This is one of the best discussions of Arizona's offense I have seen in awhile. It does a great job of explaining the importance of 5+ passes in each offensive possession and why Arizona struggles when that does not happen. This should give us fans a good idea of what to look for next week on the Oregon trip. It was written by Gary Randazzo of Wildcats Sports Report.
"Regarding the offense, it's predicated on the high screen out top and the on-ball screen toward the wings. Spread the floor and use the screens to force the defense to react and hopefully open up dribble penetration. It's not a complicated offense to run, per say, but it's designed to be a complicated offense for an opponent to defend. The trick though is players making the extra pass to keep the constant on-ball screens occurring over and over until a mismatch is created (i.e. center gets stuck on Lyons, or Ashley's sealing a guard on the low block). Unfortunately, as Miller has stated in several post games of late (during recent offense struggles), when you're shooting off the first or second pass Arizona's offense really has yet to kick in.
In short, every time Arizona takes a quick shot in the half court set (not transition break) they're only hurting themselves because what is a 18 footer 2 passes into the offense is usually something at the basket or a drive and kick for a wide-open 3-Pointer 5-6 passes and 2-3 on-ball screens into the offensive flow.
Arizona can run the 5-6 passes and 2-3+ screens all very quickly because the offense is designed to move, not stand around. It can lead to a lot of points if the players would just run the damn offense and make the extra pass because improved shot selection generally leads to improved shooting efficiency because guys are actually open.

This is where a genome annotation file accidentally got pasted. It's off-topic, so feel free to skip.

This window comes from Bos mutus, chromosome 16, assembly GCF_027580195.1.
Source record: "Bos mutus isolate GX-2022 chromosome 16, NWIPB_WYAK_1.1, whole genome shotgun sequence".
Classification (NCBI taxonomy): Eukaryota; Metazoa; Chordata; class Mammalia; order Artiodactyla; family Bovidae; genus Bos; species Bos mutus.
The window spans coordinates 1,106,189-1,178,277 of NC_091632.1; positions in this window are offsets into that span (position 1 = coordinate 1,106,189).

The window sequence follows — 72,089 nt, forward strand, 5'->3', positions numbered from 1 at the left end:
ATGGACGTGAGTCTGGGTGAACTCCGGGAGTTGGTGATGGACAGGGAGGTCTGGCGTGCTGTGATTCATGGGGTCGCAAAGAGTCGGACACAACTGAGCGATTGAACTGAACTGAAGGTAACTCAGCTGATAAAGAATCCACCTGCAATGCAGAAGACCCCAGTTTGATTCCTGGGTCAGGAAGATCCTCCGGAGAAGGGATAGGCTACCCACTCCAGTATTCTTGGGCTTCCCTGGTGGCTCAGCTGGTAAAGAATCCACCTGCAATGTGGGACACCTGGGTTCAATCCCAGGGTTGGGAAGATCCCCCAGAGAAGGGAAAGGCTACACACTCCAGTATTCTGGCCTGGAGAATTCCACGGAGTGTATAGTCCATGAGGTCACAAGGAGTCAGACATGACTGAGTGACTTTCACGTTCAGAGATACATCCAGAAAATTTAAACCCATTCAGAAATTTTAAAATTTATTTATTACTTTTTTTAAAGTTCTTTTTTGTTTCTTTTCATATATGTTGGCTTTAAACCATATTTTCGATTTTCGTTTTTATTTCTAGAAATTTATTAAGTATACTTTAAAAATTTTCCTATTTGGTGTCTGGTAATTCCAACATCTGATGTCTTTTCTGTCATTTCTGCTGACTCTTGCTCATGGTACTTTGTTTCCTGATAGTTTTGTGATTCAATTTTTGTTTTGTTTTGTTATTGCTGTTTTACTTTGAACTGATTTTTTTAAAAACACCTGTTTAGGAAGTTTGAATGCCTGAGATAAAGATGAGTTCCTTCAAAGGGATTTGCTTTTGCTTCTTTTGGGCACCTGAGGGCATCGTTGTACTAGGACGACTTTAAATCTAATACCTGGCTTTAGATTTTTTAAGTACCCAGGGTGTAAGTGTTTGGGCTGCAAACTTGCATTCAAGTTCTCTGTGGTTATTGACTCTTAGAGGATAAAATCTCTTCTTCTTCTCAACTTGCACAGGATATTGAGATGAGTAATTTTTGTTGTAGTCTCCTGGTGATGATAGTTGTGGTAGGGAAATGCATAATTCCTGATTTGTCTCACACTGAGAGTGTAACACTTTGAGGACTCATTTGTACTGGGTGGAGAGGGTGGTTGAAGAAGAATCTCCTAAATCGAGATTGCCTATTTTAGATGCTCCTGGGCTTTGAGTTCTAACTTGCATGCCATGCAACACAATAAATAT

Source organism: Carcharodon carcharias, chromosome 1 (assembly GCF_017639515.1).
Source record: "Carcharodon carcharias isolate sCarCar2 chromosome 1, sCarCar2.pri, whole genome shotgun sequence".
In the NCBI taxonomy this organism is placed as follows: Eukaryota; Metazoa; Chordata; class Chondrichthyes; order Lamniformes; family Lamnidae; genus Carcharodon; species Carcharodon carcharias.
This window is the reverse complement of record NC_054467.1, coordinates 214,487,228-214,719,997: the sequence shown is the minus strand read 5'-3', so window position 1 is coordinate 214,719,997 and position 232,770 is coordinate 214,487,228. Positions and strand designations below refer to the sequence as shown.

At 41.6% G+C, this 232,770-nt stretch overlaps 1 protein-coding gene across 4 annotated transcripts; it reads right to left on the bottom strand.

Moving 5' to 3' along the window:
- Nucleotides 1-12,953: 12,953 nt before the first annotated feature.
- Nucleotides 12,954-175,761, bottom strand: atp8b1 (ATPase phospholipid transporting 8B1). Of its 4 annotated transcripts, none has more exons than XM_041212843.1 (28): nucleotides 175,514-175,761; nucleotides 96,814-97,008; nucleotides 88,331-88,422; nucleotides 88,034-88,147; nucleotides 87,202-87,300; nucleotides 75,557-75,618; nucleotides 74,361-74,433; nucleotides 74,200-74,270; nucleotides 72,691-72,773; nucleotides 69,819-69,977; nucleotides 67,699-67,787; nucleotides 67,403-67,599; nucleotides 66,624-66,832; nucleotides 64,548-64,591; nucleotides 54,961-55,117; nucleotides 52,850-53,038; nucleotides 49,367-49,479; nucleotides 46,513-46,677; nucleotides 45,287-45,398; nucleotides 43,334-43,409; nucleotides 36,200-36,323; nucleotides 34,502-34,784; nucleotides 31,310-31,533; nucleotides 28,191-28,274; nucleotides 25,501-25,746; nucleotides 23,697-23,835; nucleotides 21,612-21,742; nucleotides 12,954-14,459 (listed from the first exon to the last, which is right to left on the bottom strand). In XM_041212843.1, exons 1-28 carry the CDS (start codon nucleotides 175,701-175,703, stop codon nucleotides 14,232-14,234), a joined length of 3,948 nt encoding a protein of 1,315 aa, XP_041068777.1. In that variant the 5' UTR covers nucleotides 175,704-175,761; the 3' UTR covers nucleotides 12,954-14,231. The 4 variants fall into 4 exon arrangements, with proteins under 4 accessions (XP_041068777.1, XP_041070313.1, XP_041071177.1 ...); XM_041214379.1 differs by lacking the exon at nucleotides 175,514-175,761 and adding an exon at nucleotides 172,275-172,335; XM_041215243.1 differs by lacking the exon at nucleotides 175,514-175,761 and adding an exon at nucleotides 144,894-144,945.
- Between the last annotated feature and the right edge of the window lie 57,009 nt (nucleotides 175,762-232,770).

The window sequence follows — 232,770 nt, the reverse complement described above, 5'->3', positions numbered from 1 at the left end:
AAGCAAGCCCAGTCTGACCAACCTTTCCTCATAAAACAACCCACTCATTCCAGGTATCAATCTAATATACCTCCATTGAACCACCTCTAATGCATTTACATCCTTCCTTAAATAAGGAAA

**Granted, defenses play a role in stopping Arizona. Tonight, we saw Utah "sag" in their man-to-man, so it's disguised as a psuedo zone. However, Miller's complicated offense is designed to employ simple strategies that quickly help Arizona determine what defense a team is in. For example, if you run the high screen and also have the strong side wing diagonal cut to the opposite end of the floor it's very simple then for the PG coming off the high screen to determine whether or not the defense is really in a zone or actually in man-to-man because the screen and the D-Cut will either send the defense moving or keep guys standing in "their zone". Again, if Lyons makes one pass to the wing and someone shoots it, there's no way to determine what D the D is actually in."